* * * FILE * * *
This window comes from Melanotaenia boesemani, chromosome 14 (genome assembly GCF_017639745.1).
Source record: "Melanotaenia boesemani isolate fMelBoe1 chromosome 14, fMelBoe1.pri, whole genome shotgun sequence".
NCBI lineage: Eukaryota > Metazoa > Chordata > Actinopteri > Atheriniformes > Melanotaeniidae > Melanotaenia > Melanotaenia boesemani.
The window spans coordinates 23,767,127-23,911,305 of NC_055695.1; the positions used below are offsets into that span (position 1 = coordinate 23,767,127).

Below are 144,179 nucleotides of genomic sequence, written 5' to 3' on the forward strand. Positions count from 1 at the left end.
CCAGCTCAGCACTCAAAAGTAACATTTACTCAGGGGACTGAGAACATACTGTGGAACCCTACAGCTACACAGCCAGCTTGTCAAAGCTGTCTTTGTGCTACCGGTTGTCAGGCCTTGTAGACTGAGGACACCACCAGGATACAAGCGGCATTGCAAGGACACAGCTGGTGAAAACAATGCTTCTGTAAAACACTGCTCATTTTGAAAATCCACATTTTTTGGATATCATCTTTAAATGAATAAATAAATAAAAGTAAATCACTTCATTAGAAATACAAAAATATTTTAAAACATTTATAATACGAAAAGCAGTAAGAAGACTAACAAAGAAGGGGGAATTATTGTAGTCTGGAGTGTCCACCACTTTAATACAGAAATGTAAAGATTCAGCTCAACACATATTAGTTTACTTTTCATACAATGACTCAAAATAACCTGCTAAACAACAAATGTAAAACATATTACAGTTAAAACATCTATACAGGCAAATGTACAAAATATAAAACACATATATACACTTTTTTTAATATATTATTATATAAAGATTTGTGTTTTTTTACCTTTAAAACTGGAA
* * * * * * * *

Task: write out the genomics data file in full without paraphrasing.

This window comes from Melanotaenia boesemani, chromosome 14 (genome assembly GCF_017639745.1).
Source record: "Melanotaenia boesemani isolate fMelBoe1 chromosome 14, fMelBoe1.pri, whole genome shotgun sequence".
NCBI lineage: Eukaryota > Metazoa > Chordata > Actinopteri > Atheriniformes > Melanotaeniidae > Melanotaenia > Melanotaenia boesemani.
The window spans coordinates 23,767,127-23,911,305 of NC_055695.1; the positions used below are offsets into that span (position 1 = coordinate 23,767,127).

Below are 144,179 nucleotides of genomic sequence, written 5' to 3' on the forward strand. Positions count from 1 at the left end.
CCAGCTCAGCACTCAAAAGTAACATTTACTCAGGGGACTGAGAACATACTGTGGAACCCTACAGCTACACAGCCAGCTTGTCAAAGCTGTCTTTGTGCTACCGGTTGTCAGGCCTTGTAGACTGAGGACACCACCAGGATACAAGCGGCATTGCAAGGACACAGCTGGTGAAAACAATGCTTCTGTAAAACACTGCTCATTTTGAAAATCCACATTTTTTGGATATCATCTTTAAATGAATAAATAAATAAAAGTAAATCACTTCATTAGAAATACAAAAATATTTTAAAACATTTATAATACGAAAAGCAGTAAGAAGACTAACAAAGAAGGGGGAATTATTGTAGTCTGGAGTGTCCACCACTTTAATACAGAAATGTAAAGATTCAGCTCAACACATATTAGTTTACTTTTCATACAATGACTCAAAATAACCTGCTAAACAACAAATGTAAAACATATTACAGTTAAAACATCTATACAGGCAAATGTACAAAATATAAAACACATATATACACTTTTTTTAATATATTATTATATAAAGATTTGTGTTTTTTTACCTTTAAAACTGGAA